Ray: Your car has a blue bottom.
Bob: But my car has a white top, so it is better.
Ray: My car has white top.
Bob: But your car has a blue bottom. Blue bottoms are bad.
Etcetera.

That is, the theist claims that objective morality requires a god, "justifying" the claim with reason X.

When you point out that, using the X-test, morality is also objective without god, the theist substitutes the Y-test. Atheistic morality is not objective because Y.

Then you point out that, according to the Y-test, god-based morality isn't objective either.

So the theist reverts to the X-test, insisting that god-based morality is objective because X.

They never stand and defend, but rather constantly change the meaning of "objective morality," and just hope you don't catch them.

In their defense, this isn't conscious equivocation. They don't know they're doing it until you point it out to them. It's just how they're trained.
wiploc
Posts: 1,485
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8/6/2012 12:49:11 PM
Posted: 4 years ago
At 8/6/2012 9:30:31 AM, Wnope wrote:
Secular morality is essentially any form of morality that does not depend on the existence of a deity. This includes objective and subjective moral stances. So, for instance, a Utilitarian (do the most good for the largest amount) can claim to have a secular morality EVEN if he believes in a God as long as his morals do not derive from God.

Well said!
TUF
Posts: 21,297
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8/6/2012 3:30:30 PM
Posted: 4 years ago
http://debateorg.blogspot.com...

I wrote an article a few days ago, about philosophical principles, in the "going deep" section, where I briefly talk about this concept. Not sure what secular morality is, but I do debate objective morality vs subjective morality often.

Here was the passage I wrote on morality:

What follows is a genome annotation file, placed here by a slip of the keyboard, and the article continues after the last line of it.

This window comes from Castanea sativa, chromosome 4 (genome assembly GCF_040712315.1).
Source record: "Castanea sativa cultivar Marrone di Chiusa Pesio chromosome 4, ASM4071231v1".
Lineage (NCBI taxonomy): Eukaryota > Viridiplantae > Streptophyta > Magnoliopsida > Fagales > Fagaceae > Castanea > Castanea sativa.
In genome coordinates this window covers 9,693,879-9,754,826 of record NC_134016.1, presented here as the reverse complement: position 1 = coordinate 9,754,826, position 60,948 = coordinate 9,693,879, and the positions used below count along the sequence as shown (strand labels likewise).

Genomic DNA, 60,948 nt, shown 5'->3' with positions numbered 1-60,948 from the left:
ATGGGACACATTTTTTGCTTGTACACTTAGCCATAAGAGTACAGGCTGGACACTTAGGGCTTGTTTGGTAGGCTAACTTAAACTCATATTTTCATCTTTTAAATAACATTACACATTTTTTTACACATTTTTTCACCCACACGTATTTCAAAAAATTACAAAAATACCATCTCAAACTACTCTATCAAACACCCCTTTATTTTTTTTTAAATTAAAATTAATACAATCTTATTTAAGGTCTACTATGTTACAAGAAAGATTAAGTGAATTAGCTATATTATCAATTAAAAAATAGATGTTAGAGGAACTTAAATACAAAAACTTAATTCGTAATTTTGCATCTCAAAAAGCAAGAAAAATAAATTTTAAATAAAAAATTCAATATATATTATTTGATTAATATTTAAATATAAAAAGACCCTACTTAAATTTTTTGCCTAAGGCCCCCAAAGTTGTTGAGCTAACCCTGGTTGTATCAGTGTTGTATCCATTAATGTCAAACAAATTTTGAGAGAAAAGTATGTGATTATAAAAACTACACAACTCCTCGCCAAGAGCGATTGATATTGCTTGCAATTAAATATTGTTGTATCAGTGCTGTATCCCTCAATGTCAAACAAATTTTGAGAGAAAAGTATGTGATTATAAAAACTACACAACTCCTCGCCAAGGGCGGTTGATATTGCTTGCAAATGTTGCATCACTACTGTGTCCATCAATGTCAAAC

A huge debate topic recently in on Morality. As controversial as the topic can be, it is always interesting to here the multiple view points that are shared on morality. (1)
The biggest debate on the concept seems to be whether it is objective or subjective. For those of you unfamiliar with the concept, I will explain it the best way I can.

Objective moralists believe that morality can be defined to a specific set of moral principles. These moral principles bind and apply to all humans, and all humans are subject to them. Objectivists usually hold the idea that their principles are right, not only for them, but universally. Arguments commonly made for Objectivists, usually pertain some sort of guilty following actions that violate this moral code. This feeling will be felt everytime an action is done to violate this code. Objective's are also commonly called "absolutists", so don't be confused if you see the word used with the same arguments.

Subjective moralists, also known as relativists, believe that moralities vary between societies, and individuals. Relativity is a concept in which humans create their own moral code, and violate it with the same feelings of guilt, through different actions than other. Common arguments for subjectivity, is a wide variation of difference in political and religious belief. This is to say that, if one person feels guilty after having an abortion, another person with different moral beliefs may not feel guilty. This is because we as humans set up our own beliefs as we learn them. Another common argument is that morality is learned. Someone who learns that inflicting pain on others, stealing, and lying is okay, by watching their paternal figure do this, may grow up willing to do these things with out fear of consequence. Basically the argument is: "what's true for one party, may be different for another".